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Expert Offers Safe Online Shopping Tips

The holiday shopping season is over, but it still pays to be smart when you provide personal information while shopping online. Dr. Denise Kinsey, a technical program facilitator in SNHU’s cybersecurity program provides advice and best practices to protect your identity.

What are the latest cyber scams going on?

Many of us are very busy, and scammers take advantage of our lack of time and instinct to move through emails as quickly as possible. We need to suppress any urge to breeze through our inbox and carefully review any email that appears important from our creditors. Do not respond to the email, in case it is a phishing attempt, but do check what is being shared with you so actions can be taken to limit damage and inconvenience if necessary. If an email states that your credit account has been compromised, you should reach out to your creditor. Do not respond to the email. Call the number on the back of your credit card or reach out to the lender directly on their website or give them a call.

Clicking the links or responding to the scams can have long term consequences including loss of money, fraudulent charges or accounts opened, personal information leaked for later use, and ransomware, which encrypts your hard drive and locks you out of your data until you pay the ransom. Another scam on the rise is a bit lower tech using the phone. Scammers will call pretending to be a family member - often a child or grandchild - in desperate need of rescue from arrest, kidnapping, etc. These scammers prey on our emotions to protect the ones we love anyway we can.

What are some ways to beat/avoid being hacked, etc?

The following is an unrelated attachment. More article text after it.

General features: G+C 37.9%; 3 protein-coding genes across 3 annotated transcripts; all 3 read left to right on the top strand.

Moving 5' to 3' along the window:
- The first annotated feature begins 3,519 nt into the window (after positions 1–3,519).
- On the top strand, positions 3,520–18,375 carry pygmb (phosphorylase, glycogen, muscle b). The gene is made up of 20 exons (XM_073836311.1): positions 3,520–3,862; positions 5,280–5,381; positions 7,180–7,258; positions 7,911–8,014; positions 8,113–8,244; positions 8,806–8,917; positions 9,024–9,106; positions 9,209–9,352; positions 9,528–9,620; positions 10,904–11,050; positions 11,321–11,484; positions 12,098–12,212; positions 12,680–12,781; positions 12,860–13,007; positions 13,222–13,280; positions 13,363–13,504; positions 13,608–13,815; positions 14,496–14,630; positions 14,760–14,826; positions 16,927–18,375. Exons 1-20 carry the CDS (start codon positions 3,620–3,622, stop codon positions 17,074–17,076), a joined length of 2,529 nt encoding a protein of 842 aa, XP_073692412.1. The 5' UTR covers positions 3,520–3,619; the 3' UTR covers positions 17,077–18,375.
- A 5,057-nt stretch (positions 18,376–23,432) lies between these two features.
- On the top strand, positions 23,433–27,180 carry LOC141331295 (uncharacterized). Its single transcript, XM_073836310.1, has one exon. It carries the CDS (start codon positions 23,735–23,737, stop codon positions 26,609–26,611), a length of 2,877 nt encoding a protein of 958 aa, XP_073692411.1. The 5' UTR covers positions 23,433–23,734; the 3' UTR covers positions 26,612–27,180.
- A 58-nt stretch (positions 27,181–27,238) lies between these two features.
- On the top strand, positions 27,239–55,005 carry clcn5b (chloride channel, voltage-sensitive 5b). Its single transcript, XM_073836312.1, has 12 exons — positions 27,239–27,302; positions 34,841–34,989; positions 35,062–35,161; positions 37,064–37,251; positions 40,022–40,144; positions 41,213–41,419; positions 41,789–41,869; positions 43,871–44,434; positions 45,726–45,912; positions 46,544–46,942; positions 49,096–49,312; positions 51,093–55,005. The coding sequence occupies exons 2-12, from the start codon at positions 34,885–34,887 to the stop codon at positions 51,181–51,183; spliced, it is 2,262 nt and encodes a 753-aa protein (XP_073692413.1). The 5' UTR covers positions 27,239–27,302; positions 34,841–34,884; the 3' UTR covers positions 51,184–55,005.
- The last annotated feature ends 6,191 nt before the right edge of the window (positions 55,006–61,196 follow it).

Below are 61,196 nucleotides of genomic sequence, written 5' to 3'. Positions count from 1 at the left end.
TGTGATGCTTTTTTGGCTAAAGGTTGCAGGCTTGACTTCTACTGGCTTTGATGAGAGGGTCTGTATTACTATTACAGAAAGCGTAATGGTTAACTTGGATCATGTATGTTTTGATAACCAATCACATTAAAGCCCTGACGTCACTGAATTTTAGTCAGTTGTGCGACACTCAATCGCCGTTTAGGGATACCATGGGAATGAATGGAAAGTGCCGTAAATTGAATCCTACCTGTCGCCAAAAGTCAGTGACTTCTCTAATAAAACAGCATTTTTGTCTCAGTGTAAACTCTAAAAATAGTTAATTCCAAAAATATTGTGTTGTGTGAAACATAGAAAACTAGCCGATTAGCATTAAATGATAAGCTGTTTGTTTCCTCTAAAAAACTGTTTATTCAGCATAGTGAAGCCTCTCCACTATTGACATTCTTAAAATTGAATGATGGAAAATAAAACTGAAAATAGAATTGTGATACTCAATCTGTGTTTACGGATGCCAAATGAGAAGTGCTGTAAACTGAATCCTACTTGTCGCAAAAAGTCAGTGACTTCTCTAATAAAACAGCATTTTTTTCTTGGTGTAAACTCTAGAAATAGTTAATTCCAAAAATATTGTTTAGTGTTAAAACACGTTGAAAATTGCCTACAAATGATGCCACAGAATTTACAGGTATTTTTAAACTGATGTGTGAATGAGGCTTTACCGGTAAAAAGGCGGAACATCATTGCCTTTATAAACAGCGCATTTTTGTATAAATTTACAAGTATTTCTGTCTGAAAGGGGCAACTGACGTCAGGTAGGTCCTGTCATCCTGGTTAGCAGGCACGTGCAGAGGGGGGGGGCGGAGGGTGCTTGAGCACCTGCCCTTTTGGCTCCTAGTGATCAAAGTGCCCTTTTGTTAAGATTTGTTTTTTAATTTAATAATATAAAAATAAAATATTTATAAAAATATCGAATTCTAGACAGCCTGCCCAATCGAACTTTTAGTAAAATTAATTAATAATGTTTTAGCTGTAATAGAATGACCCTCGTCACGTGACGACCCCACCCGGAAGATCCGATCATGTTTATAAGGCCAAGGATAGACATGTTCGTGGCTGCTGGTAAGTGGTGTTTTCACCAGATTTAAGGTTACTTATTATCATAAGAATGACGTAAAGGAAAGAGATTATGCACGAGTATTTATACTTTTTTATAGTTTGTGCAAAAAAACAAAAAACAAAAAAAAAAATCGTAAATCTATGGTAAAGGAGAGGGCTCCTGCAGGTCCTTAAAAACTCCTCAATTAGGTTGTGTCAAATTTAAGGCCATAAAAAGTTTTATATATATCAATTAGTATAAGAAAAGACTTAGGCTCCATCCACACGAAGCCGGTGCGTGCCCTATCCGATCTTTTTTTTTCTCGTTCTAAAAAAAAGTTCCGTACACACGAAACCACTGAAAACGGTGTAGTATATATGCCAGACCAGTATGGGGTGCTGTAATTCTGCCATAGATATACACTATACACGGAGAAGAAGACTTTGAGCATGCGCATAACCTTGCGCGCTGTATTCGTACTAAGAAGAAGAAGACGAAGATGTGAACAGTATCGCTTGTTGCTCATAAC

1. Check your credit report. It is so easy to do and it’s free.
  2. Be careful when clicking links or opening attachments in emails. Any clicking of a link allows access to your system and information.
  3. Install antivirus software on all devices. For phones go to the App Store and search for antivirus or free antivirus. There are many good, free options available. This can help avoid 80% of malware attempts.
  4. Create strong, long passwords that are unique to each device or account. Studies show that the longer the password the better.
  5. Verify online vendors. Customer reviews may not be real. When making an online purchase the address/URL should change to include a lock at the left of the address or in the bottom corner of the screen to denote it is a secure communication when you enter your credit card number.
  6. Try to use only one credit card so if it is compromised you will have others to help get you through your necessary purchases until the fraud is resolved.
  7. Do not use open/free Wi-Fi for purchases or to authenticate with any account.

About Southern New Hampshire University

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